A recent Papa John’s ruling shines light on how electronic messages thought to be private could end up as evidence.
A ruling delivered by an influential court in a case involving pizza chain Papa John’s International is a cautionary tale for directors who share board matters via personal email.
Clearly, the job of director is anything but easy today. Boards are continually inundated with significant amounts of information that they are expected to process both before and between meetings, and they also are expected to be able to react to this information with thoughtful questions and insightful commentary to management and their fellow directors.
Of course, these communications are almost always electronic, typically by email. And this is where problems can arise. According to a 2017 survey of directors of publicly traded companies, the vast majority of directors preferred to use their personal email accounts for these communications. Although convenient, this can place a director in a difficult and potentially embarrassing position.
Some of the risks that directors face when using personal email to conduct board activities were highlighted in a case that was decided earlier this year in Delaware. A contentious dispute involving statements made by the controversial founder and chairman of Papa John’s, John Schnatter, had spilled over into litigation between the founder and the other members of the company’s board of directors.
As part of the litigation, the founder, who was also a substantial stockholder, demanded inspection of a broad range of documents from the board and a special committee that had been established to address the controversy and, ultimately, his departure. These included communications among the directors, and between directors and members of senior management.
In Schnatter v. Papa John’s Int’l, Inc., the Delaware Court of Chancery upheld the plaintiff director’s demand for production of emails and text messages from the personal accounts and devices of his fellow board members. In this case, the Court of Chancery found that since the demand for information came from a stockholder who was also a director, they permitted broad access to the board’s personal communications.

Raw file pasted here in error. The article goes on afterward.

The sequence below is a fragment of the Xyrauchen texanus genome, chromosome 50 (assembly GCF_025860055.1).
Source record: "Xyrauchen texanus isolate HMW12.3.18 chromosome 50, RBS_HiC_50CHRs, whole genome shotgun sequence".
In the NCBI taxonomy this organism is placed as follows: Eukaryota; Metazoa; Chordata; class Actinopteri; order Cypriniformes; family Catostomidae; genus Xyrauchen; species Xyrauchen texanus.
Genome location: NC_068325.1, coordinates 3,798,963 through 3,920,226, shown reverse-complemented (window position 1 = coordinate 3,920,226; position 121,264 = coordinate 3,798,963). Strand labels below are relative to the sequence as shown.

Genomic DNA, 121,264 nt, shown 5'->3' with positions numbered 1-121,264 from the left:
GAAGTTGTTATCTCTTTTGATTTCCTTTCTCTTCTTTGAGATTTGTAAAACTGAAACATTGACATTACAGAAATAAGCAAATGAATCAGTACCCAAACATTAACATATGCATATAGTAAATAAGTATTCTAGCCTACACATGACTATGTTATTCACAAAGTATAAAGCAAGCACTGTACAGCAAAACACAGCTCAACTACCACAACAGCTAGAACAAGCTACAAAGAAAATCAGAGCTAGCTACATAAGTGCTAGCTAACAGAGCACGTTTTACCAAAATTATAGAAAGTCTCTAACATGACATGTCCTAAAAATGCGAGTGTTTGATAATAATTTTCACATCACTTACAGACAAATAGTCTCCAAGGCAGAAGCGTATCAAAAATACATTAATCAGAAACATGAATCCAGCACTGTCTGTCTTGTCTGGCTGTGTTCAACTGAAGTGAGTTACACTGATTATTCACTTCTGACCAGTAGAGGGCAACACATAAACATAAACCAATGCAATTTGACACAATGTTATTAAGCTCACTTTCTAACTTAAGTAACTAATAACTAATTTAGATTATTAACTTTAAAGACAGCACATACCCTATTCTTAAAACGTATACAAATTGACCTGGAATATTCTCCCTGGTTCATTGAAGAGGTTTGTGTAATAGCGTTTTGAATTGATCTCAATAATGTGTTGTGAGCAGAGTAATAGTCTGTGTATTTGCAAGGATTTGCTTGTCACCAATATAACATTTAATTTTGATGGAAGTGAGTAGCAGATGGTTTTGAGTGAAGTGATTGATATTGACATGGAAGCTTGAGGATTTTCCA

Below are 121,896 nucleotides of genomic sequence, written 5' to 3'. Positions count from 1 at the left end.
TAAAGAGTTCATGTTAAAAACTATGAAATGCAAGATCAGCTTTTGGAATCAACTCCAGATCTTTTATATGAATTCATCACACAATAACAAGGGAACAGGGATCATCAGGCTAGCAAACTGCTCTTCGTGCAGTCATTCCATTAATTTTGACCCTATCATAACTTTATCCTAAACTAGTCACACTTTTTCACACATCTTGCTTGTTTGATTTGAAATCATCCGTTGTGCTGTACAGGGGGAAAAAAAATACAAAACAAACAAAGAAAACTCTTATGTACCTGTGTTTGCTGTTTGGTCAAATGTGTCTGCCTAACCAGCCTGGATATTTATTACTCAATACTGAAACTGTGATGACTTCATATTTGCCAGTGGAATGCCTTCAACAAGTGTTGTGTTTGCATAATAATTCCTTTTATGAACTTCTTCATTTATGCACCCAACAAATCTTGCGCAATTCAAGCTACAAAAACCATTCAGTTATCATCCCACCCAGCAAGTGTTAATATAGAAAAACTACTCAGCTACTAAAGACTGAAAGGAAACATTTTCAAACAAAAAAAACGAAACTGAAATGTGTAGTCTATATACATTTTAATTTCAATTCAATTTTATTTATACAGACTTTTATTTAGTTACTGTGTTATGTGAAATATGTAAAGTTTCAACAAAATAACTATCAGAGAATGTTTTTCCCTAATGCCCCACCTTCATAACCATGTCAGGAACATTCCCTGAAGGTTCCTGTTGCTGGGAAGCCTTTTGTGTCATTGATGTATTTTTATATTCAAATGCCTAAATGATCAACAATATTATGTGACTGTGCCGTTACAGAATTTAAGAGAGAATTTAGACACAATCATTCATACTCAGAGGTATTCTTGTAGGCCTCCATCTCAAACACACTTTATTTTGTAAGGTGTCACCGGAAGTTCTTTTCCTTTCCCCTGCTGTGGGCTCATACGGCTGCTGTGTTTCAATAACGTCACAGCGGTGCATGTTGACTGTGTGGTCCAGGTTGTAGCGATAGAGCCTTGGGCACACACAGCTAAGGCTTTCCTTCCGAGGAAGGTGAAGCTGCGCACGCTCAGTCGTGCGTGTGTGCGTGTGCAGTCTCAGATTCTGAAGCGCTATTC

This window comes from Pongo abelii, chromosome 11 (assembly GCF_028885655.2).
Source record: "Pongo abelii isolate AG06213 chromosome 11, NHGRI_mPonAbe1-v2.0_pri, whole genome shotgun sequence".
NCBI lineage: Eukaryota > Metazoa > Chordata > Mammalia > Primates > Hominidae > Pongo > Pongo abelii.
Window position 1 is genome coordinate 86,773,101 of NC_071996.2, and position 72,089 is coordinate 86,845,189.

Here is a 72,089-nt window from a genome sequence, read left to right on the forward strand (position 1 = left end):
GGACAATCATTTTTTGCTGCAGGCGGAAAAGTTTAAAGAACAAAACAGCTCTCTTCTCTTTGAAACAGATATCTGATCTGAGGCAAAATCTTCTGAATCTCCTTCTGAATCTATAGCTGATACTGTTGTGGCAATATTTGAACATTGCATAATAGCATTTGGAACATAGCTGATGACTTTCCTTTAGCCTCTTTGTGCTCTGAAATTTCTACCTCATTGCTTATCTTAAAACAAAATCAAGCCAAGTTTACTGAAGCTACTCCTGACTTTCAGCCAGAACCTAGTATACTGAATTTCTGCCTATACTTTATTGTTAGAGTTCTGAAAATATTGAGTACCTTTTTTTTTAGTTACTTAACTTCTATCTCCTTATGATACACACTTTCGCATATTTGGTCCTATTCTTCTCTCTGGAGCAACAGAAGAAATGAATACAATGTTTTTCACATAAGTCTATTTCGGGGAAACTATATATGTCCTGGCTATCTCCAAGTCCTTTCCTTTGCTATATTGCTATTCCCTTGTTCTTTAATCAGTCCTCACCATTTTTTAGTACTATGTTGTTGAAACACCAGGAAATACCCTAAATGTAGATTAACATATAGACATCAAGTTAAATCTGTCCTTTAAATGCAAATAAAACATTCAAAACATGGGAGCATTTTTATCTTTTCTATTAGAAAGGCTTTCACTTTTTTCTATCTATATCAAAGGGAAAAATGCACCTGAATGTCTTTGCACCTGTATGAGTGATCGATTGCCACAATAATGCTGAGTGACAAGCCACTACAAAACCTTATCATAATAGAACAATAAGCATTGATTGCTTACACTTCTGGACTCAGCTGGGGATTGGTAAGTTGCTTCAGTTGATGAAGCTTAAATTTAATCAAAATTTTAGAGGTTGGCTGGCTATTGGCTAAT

Section 220 of the Delaware General Corporation Law, like most state inspection statutes, gives stockholders a broad right to obtain corporate records so long as there is a “proper purpose” for doing so. In Schnatter, the founder’s stated purpose for requesting emails and text messages was to investigate alleged mismanagement of the company by the other members of the board, and potential breaches of their fiduciary duty. Because the founder was not only a stockholder, but was also a director, the court held, first, that a director is “entitled to virtually unfettered access” to corporate records so long as he or she has a proper purpose.
Furthermore, the court found that the corporation has the burden of proof to show that the director’s purpose is improper. (This reverses the default rule that applies to stockholders, who generally must show that their reason for the information request is appropriate.) The company failed to overcome the effect of that presumption and the founder’s demand was allowed to proceed.